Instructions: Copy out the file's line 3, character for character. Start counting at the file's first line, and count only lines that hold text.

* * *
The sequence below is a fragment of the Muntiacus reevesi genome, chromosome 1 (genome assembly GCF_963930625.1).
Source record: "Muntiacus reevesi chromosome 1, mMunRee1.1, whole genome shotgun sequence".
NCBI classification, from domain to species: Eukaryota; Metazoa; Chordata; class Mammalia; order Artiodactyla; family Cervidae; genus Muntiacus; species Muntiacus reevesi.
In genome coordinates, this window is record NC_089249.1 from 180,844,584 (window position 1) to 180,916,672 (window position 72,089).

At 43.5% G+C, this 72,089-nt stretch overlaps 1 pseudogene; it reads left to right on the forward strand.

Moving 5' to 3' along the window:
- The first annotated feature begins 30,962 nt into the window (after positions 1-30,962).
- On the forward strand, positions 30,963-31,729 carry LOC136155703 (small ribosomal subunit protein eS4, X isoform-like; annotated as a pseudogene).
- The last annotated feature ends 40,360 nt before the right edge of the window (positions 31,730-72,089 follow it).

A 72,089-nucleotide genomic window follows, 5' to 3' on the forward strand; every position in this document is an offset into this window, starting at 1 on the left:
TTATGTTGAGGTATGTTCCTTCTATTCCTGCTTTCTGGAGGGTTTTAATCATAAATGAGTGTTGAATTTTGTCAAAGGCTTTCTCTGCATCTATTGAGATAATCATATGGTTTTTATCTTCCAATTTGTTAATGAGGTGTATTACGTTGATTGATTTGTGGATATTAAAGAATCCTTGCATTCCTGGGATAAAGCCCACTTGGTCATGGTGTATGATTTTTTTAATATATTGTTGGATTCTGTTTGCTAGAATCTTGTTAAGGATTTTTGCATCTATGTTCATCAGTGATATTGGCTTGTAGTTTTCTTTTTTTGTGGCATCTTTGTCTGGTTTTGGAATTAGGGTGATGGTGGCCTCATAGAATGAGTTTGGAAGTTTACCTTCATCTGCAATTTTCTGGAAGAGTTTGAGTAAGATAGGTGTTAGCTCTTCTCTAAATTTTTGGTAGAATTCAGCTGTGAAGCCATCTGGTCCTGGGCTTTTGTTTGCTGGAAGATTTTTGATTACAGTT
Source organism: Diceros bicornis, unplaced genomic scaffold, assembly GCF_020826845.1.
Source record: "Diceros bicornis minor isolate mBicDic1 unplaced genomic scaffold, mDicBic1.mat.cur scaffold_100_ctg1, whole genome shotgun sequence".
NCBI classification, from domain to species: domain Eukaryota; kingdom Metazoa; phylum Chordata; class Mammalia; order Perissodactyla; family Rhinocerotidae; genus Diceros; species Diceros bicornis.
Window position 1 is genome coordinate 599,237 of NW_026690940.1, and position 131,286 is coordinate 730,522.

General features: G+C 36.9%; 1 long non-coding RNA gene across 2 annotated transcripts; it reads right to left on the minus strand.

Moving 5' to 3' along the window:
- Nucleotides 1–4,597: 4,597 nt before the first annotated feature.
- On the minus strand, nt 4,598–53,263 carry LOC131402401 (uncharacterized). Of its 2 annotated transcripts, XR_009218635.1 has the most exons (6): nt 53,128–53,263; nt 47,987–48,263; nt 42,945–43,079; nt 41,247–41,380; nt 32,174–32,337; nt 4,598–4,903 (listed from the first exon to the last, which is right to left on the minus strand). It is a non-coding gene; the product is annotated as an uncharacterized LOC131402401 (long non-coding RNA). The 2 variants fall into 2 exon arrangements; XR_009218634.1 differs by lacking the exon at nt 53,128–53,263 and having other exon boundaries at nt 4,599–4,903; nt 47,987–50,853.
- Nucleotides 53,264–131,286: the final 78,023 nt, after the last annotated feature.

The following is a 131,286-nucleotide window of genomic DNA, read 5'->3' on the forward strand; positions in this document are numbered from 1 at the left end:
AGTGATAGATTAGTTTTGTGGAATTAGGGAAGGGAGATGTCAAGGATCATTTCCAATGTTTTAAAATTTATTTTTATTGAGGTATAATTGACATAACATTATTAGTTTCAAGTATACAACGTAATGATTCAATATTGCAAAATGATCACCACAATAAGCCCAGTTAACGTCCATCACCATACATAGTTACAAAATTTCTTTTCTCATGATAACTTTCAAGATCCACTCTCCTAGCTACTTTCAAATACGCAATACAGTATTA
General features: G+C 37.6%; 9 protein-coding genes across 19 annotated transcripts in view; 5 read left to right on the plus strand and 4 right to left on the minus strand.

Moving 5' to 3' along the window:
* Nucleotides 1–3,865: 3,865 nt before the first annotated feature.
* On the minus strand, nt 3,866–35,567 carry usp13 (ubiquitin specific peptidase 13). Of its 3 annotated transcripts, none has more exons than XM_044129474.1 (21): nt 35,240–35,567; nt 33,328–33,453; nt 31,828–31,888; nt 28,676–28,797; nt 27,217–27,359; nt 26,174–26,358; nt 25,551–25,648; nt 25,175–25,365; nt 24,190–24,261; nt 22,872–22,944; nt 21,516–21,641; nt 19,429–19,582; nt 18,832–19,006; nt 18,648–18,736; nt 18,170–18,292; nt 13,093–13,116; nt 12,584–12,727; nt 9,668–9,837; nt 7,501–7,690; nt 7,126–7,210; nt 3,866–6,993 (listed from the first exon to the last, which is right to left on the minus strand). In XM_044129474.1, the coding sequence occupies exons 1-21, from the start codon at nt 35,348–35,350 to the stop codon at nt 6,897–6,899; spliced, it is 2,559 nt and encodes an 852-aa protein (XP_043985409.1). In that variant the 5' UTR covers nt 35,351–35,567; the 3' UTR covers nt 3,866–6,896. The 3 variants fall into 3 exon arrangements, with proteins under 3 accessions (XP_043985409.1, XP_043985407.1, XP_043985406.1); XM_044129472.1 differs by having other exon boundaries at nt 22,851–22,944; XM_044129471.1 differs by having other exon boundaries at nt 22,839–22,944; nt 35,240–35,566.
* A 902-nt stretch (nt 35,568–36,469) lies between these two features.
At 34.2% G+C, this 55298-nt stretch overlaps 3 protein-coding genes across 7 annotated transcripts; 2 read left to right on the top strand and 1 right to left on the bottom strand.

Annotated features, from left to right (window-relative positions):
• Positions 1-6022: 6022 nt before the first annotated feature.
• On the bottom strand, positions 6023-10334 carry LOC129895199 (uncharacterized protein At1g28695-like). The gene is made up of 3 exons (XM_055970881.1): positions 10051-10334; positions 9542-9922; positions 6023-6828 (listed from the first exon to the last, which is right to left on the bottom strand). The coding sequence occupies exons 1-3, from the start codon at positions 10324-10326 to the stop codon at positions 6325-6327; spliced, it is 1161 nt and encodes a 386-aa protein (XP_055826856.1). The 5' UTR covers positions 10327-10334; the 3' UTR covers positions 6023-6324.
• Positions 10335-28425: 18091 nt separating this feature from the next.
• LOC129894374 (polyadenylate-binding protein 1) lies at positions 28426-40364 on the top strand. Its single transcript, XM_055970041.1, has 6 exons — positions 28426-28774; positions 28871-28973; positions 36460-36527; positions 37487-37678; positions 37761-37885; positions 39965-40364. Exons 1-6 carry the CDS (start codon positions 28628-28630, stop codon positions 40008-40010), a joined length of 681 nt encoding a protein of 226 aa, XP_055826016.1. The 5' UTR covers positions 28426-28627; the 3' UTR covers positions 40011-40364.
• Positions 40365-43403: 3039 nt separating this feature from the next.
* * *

NCBI classification, from domain to species: Eukaryota; Metazoa; Chordata; class Mammalia; order Artiodactyla; family Cervidae; genus Muntiacus; species Muntiacus reevesi.